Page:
‘Five-alarm fire’: GOP adds over 200 poison pills to House spending bills

"We cannot allow policy that harms regular people, threatens our rights, hurts the environment, and does any number of other terrible things to ride along with the appropriations package," said Public Citizen's Lisa Gilbert.

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SOURCECommon Dreams

A coalition of advocacy groups on Monday sounded the alarm on the more than 200 so-called “poison pill” riders attached by Republican U.S. lawmakers to House spending bills in recent weeks in a bid to block funding for a dizzying range of progressive policies and programs.

According to the Clean Budget Coalition—which is made up of nearly 260 advocacy groups—”at least 104 poison pill policy riders were added to appropriations bills drafted in the U.S. House over the past week.”

“Prior to the July 4th recess, it took two months for House Republican appropriators to add more than 100 new poison pills to draft spending bills marked up in committee,” the coalition noted. “In the past week alone, the previous total has doubled to more than 217.”

“Most of these measures are special favors for big corporations and ideological extremists that have nothing to do with funding our government and could not become law on their own merits,” the groups added. “Some of them attack women’s health, some fuel political corruption, some harm our environment, and much more.”

Some of the riders tracked by the Clean Budget Coalition include measures to block proposed transportation safety rules and prohibit funding for the World Health Organization, climate mitigation, gender equality programs, and criticial race theory education. Other riders target gas stove bans, funding for high-speed rail, pesticide warning labeling, wildlife protection, reproductive healthcare, and diversity, equity, and inclusion programs.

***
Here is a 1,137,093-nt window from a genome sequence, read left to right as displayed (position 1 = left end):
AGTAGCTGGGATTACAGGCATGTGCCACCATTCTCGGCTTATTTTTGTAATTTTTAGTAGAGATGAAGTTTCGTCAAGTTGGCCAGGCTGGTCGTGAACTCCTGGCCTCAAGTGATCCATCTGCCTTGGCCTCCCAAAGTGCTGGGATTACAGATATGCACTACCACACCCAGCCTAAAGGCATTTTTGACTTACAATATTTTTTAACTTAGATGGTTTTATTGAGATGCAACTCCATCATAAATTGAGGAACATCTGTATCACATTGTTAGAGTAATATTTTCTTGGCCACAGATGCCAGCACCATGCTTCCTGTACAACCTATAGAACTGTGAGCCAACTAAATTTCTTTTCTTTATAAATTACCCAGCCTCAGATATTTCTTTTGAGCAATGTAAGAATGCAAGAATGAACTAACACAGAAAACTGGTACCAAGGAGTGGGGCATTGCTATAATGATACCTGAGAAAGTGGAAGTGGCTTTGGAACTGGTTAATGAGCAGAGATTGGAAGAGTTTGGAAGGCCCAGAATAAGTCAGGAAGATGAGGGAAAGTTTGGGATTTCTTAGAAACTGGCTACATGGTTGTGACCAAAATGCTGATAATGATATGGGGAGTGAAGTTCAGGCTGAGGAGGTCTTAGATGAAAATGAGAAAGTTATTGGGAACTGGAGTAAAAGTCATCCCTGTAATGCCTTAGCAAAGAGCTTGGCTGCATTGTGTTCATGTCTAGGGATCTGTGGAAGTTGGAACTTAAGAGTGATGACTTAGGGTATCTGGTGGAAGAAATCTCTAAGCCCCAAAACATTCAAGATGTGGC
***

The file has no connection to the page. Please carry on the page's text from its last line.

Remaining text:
“The sheer volume of dangerous riders being included in these draft bills is an overreach and an emergency,” Lisa Gilbert, executive vice president of the consumer advocacy group Public Citizen and co-chair of the Clean Budget Coalition, said in a statement.

“We cannot allow policy that harms regular people, threatens our rights, hurts the environment, and does any number of other terrible things to ride along with the appropriations package,” Gilbert added. “We must put out this five-alarm fire by rejecting the inclusion of poison pills.”

“The sheer volume of dangerous riders being included in these draft bills is an overreach and an emergency.”

To that end, the Clean Budget Coalition is calling on lawmakers to “pass clean spending bills” by removing all poison pill riders and opposing passage of “any legislation that includes these unpopular and controversial special favors for big corporations and ideological extremists.”

David Shadburn, senior government affairs advocate at the League of Conservation Voters—a Clean Budget Coalition member—said earlier this month that “House Republicans continue using the same tired playbook: They’re hijacking must-pass bills with harmful poison pill riders that neither the public nor Congress support but benefit their polluter donors.”

“Just as Republican leaders held the full faith and credit of the United States hostage to make it easier to pollute, now they are proposing riders to greenlight pipelines, block clean air and water regulations, stall clean energy deployment, and prohibit the federal government from addressing long-standing inequities,” Shadburn added. “These must-pass spending bills are already loaded down with harmful poison pill riders that need to be removed—the last thing Congress should do is add more.”

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